Mycobacterium Tuberculosis Resistance to Anti-tuberculosis Drugs in Coast Provincial General Hospital Mombasa, Kenya.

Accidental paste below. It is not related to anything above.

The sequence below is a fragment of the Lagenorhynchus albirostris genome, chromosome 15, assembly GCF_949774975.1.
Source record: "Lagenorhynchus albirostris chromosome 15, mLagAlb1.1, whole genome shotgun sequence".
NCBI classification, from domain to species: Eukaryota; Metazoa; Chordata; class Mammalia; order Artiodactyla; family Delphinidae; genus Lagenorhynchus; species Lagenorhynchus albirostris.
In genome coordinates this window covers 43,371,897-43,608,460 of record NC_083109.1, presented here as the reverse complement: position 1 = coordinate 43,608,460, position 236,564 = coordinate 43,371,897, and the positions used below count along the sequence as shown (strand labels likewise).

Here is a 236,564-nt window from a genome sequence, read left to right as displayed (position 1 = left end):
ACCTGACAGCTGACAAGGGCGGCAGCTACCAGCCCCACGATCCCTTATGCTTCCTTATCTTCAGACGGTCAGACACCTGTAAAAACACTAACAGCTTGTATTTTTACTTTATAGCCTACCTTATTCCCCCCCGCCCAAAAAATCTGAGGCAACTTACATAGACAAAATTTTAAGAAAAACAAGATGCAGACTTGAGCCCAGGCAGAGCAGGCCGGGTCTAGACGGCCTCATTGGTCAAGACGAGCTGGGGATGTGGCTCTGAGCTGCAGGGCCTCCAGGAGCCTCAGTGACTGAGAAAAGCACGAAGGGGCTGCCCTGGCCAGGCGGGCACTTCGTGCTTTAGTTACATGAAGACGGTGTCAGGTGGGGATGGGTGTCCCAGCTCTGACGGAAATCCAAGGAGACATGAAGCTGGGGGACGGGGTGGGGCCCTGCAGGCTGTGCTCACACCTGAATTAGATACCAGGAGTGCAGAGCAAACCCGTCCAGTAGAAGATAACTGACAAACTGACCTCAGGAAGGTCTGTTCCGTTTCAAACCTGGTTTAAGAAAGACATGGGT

Background: Kenya is one of the countries with a high TB infection rate and globally, it is ranked fifteenth amongst twenty-two countries with a high prevalence. The development of drug resistant Mycobacterium tuberculosis (MTB) strains and consequent treatment failure is a common clinical scenario in TB disease, associated with high mortality rates. However, information on drug resistance as well as both multi-drug and extensively drug resistance tuberculosis is currently very scanty in Kenya. Despite the isolated reported cases of MDR-TB in Mombasa-Kenya, detection rates are still very low, as diagnostic methods available in the public health facilities are still largely based on sputum slide smear microscopy. Therefore, the current study assessed the detection of MDR-TB and XDR-TB by molecular assay, in smear positive TB patients presenting to Coast Provincial General Hospital (CPGH), Mombasa, Kenya. Broad objective: To determine the proportion of DR-TB, MDR-TB and XDR-TB in sputa smear positive TB patients at Coast Provincial General Hospital (CPGH), Mombasa, Kenya. Materials and methods: Two hundred and fifty-six confirmed sputa smear positive TB cases diagnosed by fluorescent microscopy technique were randomly selected for molecular Gene Lipa assay for detection of mutant genes responsible for TB drug resistance to first line and second line drugs, between January and September, 2012 at the CPGH-Mombasa, irrespective of any previous TB treatment were included in the study. But prior to start of treatment for this episode, ethical approval to conduct the study was obtained from KNH/UON and CPGH ethical research committees. Questionnaire was administered to obtain both demographic and clinical data from study participants who met the inclusion criteria. Approximately 2mls of sputum was collected in a falcon-tube, decontaminated and transported to UON, molecular laboratory for mycobacteria DNA analyses using HAINS line probe assays, to detect first line drug resistance genes. This was followed by random selection of 83 cases for second line drug resistance genes. Data was analyzed for statistical correlations using SPSS statistical package version 19.0. Results: From the 256 cases in this study, male to female ratio was 1:2. The age range was 9 to 75 years, with median age of 30. The age category of 21-30 years was found to have the highest prevalence rate of PTB infection. Majority of the participants were new cases (98%), while the rest (2%) were retreatment cases. Seven of the new cases were PTB negative, constituting 4 (1.6%) PTB negative and 3(1.1%) NTM. For drug resistance detection, GenoType MTBDR® plus detected 91.7% new cases which showed full susceptibility to (INH) and (RIF). Of the remainder of the new cases, 8 (3.1%) and 1(0.4%) cases had mono- resistance to isoniazid (INH) and rifampicin (RIF), respectively. All the retreatment cases did not show drug resistance to first line drugs. Ethambutol mutation probes were included in the Hains Life sciences Genotype MTBDRsl Probe assay. For second line drug resistance testing using GenoType MTBDRsl Probe assay, 83(32%) specimens were analysed and one case each showed mono resistance to both ethambutol and fluoroquinolone (FQ). One case each was also detected for drug cross poly resistance to both (EMB) and (FQ) with second line injectable antibiotics. The proportion of cases that had HIV/AIDS -TB co-infection was 46 (17.8%), out of which 44 (17.1%) showed full susceptibility to TB drugs, while 2 (0.8%) were INH resistant. Equally no significance correlation was established between TB and the second line drugs (p=0.855). Conclusion: Conclusion: The findings of this study showed that proportion of various types of DR-TB was on the increase, and with the introduction of molecular tools such as MDRTB Lipa gene assay, at the patient’s first point of care, TB diagnosis and management could be greatly improved.
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